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Title: Greening the Wharfies: organisational learning for sustainability at Sydney Theatre Company
Contributor(s): Dalton, Valerie Anne (author); Cooksey, Ray W  (supervisor); Hunter, James  (supervisor)
Conferred Date: 2019-02-11
Copyright Date: 2018-09
Open Access: Yes
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Abstract: This thesis is an exploratory and explanatory study of organisational learning for sustainability at Sydney Theatre Company. The complex problem of sustainability relates to humankind's capacity to respond to the various environmental and social problems that we have created so that we can continue to live within the carrying capacity of the planet.
Sustainability in organisations is often couched in terms of the triple bottom line, wherein an organisation must sustain itself financially while minimising environmental impacts and ensuring the sustainability of staff and other human stakeholders. To achieve this requires an organisation to undertake learning processes that shift it towards embracing sustainable practices. That shift should be evident in changes in policies and procedures as well as the work practices of staff. However, the sustainability imperative affects all of the contexts we occupy and learning in the workplace could be relevant to those other contexts. This raises the possibility that learnings from an organisational setting might translate to the non-work contexts occupied by staff.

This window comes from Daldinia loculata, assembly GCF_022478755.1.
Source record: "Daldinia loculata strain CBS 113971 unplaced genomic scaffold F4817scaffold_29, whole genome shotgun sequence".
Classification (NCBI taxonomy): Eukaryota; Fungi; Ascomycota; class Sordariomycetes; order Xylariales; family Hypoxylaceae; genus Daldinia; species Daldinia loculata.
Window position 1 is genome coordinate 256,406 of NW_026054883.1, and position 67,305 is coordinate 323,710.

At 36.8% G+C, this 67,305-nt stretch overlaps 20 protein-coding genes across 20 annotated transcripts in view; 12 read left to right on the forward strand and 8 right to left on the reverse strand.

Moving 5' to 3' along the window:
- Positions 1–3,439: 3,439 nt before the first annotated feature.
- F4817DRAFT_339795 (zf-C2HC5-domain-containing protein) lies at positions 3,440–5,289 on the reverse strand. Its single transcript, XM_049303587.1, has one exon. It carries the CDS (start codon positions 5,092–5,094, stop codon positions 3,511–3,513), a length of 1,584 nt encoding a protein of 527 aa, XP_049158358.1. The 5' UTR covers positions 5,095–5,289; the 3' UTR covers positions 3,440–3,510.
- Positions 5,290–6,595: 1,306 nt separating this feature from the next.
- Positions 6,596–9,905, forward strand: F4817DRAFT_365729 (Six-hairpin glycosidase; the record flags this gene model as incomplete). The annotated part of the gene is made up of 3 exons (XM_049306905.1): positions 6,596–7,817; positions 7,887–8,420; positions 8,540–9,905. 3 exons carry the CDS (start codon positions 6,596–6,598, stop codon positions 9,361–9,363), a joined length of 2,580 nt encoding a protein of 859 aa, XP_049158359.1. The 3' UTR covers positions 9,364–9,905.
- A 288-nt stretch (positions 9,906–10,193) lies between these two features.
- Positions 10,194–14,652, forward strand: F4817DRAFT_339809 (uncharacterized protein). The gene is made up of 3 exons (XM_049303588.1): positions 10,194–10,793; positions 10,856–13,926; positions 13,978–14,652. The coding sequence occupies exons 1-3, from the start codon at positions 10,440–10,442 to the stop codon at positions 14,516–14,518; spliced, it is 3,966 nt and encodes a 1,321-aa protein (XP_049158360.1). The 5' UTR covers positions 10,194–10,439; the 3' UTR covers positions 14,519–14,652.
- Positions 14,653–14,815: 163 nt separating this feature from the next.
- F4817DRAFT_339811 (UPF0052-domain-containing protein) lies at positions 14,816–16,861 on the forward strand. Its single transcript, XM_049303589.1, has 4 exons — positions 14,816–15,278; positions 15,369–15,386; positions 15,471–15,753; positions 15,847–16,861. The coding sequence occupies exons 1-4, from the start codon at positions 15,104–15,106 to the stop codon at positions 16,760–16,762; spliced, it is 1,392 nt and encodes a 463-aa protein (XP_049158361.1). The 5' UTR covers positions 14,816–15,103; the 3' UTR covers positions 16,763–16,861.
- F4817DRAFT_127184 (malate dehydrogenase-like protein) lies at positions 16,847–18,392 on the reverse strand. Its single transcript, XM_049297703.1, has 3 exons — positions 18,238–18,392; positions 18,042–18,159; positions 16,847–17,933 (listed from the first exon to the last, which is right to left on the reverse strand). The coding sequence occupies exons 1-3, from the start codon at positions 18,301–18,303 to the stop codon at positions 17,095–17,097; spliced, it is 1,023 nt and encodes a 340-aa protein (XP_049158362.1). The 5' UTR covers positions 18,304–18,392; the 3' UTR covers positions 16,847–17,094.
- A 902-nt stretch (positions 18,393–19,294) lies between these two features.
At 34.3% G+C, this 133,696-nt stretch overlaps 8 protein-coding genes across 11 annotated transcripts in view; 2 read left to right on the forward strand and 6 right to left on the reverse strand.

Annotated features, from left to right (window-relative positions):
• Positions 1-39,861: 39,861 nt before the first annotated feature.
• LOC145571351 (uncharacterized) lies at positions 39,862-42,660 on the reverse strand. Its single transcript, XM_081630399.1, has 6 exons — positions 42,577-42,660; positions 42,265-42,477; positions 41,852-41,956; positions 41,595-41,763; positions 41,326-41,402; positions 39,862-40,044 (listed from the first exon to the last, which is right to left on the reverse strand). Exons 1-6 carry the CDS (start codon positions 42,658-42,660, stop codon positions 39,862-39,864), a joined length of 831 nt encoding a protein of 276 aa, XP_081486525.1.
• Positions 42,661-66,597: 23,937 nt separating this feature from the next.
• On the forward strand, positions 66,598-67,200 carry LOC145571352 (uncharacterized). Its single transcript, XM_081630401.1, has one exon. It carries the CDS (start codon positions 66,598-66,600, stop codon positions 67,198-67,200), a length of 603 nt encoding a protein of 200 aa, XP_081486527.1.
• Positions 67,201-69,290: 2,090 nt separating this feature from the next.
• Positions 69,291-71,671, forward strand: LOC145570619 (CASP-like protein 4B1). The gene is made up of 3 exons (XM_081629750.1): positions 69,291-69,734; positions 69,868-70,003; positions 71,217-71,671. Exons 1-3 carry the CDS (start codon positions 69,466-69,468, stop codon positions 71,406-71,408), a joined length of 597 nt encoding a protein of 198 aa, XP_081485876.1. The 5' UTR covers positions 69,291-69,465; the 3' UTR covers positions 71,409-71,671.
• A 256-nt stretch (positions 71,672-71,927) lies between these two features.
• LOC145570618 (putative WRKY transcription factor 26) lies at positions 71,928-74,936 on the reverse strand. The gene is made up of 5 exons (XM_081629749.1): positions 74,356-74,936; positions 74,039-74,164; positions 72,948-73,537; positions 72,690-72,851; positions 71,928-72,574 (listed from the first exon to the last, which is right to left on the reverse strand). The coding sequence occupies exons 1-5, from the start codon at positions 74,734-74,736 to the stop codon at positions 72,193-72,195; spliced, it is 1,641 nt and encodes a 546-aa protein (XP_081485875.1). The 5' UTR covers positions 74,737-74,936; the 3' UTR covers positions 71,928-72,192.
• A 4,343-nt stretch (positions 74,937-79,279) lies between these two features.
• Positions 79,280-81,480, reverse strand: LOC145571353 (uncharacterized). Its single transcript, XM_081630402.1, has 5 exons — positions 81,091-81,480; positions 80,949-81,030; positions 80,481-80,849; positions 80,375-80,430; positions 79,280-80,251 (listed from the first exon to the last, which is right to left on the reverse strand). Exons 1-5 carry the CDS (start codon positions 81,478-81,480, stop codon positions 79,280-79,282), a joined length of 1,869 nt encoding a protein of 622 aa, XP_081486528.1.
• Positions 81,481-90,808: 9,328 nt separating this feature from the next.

An examination of the literature revealed that organisational learning for sustainability is usually studied only at the level of the organisation. The nexus between personal and organisational learning had not been examined except in terms of drawing on theories of how people learn. This seemed to be an area worthy of exploration because it offered the possibility that an organisation could potentially influence the behaviour of staff in relation to sustainability in their non-work contexts.
Greening the Wharf at Sydney Theatre Company (STC) was an environmental sustainability project that appeared to be an example of successful organisational learning for sustainability as showcased on their greeningthewharf. com website. I undertook a single in-depth case study to explore if organisational learning for sustainability was evident; how that learning had unfolded over time; what organisational learning features were evident and how the personal and organisational learning intersected with each other.
I used the lens of complexity theory to explore the array of potential influences on the process and its impacts on staff. Using this conceptual framework, an organisation is a complex adaptive system that responds and adapt to its environment in ways that are difficult to predict due to the many sources of dynamic influence at play. Cause and effect relationships can be circular and difficult to identify. In such systems, small changes can lead to large outcomes or large changes may lead to outcomes that do not take hold. The individuals who work for an organisation come with their own complex backgrounds that inform the way they interact with the organisation and each other. They hold their perspectives cognitively and express them verbally and non-verbally as they communicate. To appreciate the differences in individual perspectives, I was attentive to the language used during interviews, particularly what participant utterances revealed about the way they framed their experiences and the metaphors they used in describing their experiences.